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March 21, 2024

The Art of Skillful Interrupting.

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Have you noticed the paradigm in our culture that has us believing interrupting someone is always and forever bad?

We’ve heard the admonishment “Don’t interrupt!” from teachers, parents, and other well-meaning adults.

Well, I’m here to champion the paradigm of positive, healthy, and desirable interrupting. Done skillfully, it can result in more connection, more empathy, and more joy and aliveness.

It can be CPR to a dying conversation, helping not just the listener avoid lapsing into a conversation coma, but potentially helping the speaker to get reanimated and engaged in what was a lifeless conversation. It can also be part of a process of providing feedback to the speaker that what he or she is saying really matters and is being “gotten.” And lastly, in a point I’ll touch on just briefly below, skillful interruption can be part of a profound healing of deeply entrenched patterns that no longer serve us.

There is, of course, non-skillful and non-empathetic interruption, which is unpleasant, unconscious, and does not create increased connection. Unskillful interruption is mostly a reflex or habit that is aimed at taking the attention away from whomever is speaking and bringing attention to one’s self and one’s own agenda.

In what follows, I’ll look at five scenarios where skillful interruption may be appropriate, and offer some language one might use in each situation. I’ll end with some tips and exercises to help build the muscle of skillful interruption.

A first scenario to consider is when a person is repeating himself or herself, belaboring a point that has already been clearly made and clearly understood. In such a situation, interruption might look something like this: “Can I interrupt you for a moment? I think I understand what you’re trying to say and want to see if I’ve gotten it.” This language helps the speaker relax, knowing that you’re not wanting to rip attention away from what he or she is saying, but actually want to have a more precise focus on what is being said and understand what’s important to the speaker.

Continue by saying, “What I’m hearing is….” and then repeat, as concisely as you can, what points you understood the speaker was trying to make, and what you understand might be important to the speaker. After reflecting the basics of what you understood was being communicated, you can then inquire, “Did I get that right?” Oftentimes, such an interruption and reflecting back what you heard will bring a pause to an unconscious monologue filled with lots of repetition, and allow the conversation to move onto something that is new and more alive.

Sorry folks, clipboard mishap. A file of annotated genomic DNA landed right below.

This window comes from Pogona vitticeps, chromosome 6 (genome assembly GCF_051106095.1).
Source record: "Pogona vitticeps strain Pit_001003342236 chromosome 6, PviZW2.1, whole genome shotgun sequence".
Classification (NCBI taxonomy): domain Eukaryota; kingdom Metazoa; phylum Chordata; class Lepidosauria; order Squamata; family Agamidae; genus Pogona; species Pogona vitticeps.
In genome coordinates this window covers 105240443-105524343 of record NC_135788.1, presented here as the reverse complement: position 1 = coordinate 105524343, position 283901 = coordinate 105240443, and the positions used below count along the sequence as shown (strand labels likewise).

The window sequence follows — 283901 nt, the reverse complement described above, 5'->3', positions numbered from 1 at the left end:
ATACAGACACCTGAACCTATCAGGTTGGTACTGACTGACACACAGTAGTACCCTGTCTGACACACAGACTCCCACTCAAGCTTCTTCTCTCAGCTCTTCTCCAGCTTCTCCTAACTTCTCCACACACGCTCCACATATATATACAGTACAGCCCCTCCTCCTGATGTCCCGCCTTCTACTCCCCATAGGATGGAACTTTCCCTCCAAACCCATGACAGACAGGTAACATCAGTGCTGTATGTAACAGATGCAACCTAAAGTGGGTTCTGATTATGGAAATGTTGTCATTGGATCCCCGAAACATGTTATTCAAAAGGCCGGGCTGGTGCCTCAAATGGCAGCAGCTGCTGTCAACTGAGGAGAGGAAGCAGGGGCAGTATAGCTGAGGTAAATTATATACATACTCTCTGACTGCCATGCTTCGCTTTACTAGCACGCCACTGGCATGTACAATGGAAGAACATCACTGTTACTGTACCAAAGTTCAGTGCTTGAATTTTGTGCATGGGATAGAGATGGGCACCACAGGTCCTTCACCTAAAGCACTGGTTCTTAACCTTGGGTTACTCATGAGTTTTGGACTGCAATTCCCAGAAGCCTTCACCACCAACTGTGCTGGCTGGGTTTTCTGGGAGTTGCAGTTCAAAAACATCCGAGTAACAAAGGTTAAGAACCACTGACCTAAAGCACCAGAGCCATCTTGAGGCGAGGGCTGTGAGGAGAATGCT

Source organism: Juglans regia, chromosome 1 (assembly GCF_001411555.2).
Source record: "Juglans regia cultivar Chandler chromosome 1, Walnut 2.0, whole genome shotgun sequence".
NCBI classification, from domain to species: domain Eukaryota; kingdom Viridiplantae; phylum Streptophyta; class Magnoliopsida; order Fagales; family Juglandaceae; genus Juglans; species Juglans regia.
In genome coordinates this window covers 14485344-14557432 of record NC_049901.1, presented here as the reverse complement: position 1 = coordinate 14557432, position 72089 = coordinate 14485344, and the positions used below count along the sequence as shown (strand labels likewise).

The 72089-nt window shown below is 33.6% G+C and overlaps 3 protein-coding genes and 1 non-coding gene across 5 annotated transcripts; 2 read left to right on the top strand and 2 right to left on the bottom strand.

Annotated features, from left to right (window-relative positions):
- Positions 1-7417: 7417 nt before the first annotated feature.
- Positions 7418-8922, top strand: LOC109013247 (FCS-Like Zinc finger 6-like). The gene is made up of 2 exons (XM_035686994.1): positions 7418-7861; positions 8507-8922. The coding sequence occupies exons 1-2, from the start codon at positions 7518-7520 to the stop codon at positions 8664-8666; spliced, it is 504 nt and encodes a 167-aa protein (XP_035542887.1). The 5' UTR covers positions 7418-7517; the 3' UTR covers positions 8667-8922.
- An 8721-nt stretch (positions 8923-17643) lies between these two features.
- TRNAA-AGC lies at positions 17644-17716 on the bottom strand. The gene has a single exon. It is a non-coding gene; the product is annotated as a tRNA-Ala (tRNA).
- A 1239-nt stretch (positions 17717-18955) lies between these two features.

Another situation where interruption can be used skillfully is when you’re not clear what the point is of the person’s sharing, or what they might be wanting in response to their sharing. Language one could use might sound something like this: “Can I pause you for a moment? I’m not sure I’m clear on what’s important to you in what you’re sharing.” You can then offer some guesses such as, “Are you simply just sharing information that you find interesting? Are you sharing information perhaps in order to educate me, not being sure of whether I know it? Or might you be wanting empathy for how what you’re sharing affects you?” Notice that in this scenario, again, you’re not wanting to take the attention away from the person, but rather making an explicit attempt to understand what’s important to the person.

There is also a place for skillful interruption in a thoroughly engaging, enjoyable, and even riveting conversation when more information is being shared than you can absorb or take in. Here, again, there is no desire to take away the spotlight from the speaker, but simply a desire to slow down the flow of information so you can take in and understand what is being shared. An interruption in these situations might go as follows: “Can I pause you for a moment? I want to make sure that I’m understanding what you’ve shared so far…” and then give a recap of the key points you understood.

You might follow-up the recap with, “Did I get that right?” After you get either confirmation (or correction, if you didn’t get it right) from the speaker they can continue. If the information starts to get overwhelming again you can repeat the process, slowing it down in order to really “catch” what is being shared. My experience is that this form of interruption, rather than being viewed as unwanted, most often results in the speaker appreciating the keen interest I’m showing in understanding what is being shared.